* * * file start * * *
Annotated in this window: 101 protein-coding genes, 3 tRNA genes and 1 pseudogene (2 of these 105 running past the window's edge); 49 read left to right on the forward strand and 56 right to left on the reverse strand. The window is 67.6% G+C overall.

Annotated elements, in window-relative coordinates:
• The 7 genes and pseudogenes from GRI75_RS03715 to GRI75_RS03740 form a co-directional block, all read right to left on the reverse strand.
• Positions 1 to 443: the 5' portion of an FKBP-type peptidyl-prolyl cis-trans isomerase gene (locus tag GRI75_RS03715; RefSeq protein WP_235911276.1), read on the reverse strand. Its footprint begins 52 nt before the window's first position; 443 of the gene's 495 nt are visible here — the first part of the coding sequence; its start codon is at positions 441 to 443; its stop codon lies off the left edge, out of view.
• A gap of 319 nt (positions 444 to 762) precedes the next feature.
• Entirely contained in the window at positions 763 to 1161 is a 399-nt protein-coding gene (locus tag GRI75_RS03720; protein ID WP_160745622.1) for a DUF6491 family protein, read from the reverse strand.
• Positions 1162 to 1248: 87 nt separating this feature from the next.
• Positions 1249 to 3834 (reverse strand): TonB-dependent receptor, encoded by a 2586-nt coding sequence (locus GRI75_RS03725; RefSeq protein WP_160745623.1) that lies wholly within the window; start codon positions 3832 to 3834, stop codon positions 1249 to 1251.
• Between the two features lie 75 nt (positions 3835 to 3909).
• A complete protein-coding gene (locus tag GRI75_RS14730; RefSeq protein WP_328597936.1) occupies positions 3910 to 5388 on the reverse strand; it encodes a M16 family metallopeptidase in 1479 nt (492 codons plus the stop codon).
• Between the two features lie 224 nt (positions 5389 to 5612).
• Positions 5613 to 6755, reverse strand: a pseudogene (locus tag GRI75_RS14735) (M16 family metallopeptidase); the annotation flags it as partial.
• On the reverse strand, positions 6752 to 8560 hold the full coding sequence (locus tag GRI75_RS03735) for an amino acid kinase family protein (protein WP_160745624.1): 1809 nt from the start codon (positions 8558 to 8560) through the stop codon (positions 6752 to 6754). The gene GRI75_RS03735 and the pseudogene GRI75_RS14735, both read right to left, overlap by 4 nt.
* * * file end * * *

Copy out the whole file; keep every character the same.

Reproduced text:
Annotated in this window: 101 protein-coding genes, 3 tRNA genes and 1 pseudogene (2 of these 105 running past the window's edge); 49 read left to right on the forward strand and 56 right to left on the reverse strand. The window is 67.6% G+C overall.

Annotated elements, in window-relative coordinates:
• The 7 genes and pseudogenes from GRI75_RS03715 to GRI75_RS03740 form a co-directional block, all read right to left on the reverse strand.
• Positions 1 to 443: the 5' portion of an FKBP-type peptidyl-prolyl cis-trans isomerase gene (locus tag GRI75_RS03715; RefSeq protein WP_235911276.1), read on the reverse strand. Its footprint begins 52 nt before the window's first position; 443 of the gene's 495 nt are visible here — the first part of the coding sequence; its start codon is at positions 441 to 443; its stop codon lies off the left edge, out of view.
• A gap of 319 nt (positions 444 to 762) precedes the next feature.
• Entirely contained in the window at positions 763 to 1161 is a 399-nt protein-coding gene (locus tag GRI75_RS03720; protein ID WP_160745622.1) for a DUF6491 family protein, read from the reverse strand.
• Positions 1162 to 1248: 87 nt separating this feature from the next.
• Positions 1249 to 3834 (reverse strand): TonB-dependent receptor, encoded by a 2586-nt coding sequence (locus GRI75_RS03725; RefSeq protein WP_160745623.1) that lies wholly within the window; start codon positions 3832 to 3834, stop codon positions 1249 to 1251.
• Between the two features lie 75 nt (positions 3835 to 3909).
• A complete protein-coding gene (locus tag GRI75_RS14730; RefSeq protein WP_328597936.1) occupies positions 3910 to 5388 on the reverse strand; it encodes a M16 family metallopeptidase in 1479 nt (492 codons plus the stop codon).
• Between the two features lie 224 nt (positions 5389 to 5612).
• Positions 5613 to 6755, reverse strand: a pseudogene (locus tag GRI75_RS14735) (M16 family metallopeptidase); the annotation flags it as partial.
• On the reverse strand, positions 6752 to 8560 hold the full coding sequence (locus tag GRI75_RS03735) for an amino acid kinase family protein (protein WP_160745624.1): 1809 nt from the start codon (positions 8558 to 8560) through the stop codon (positions 6752 to 6754). The gene GRI75_RS03735 and the pseudogene GRI75_RS14735, both read right to left, overlap by 4 nt.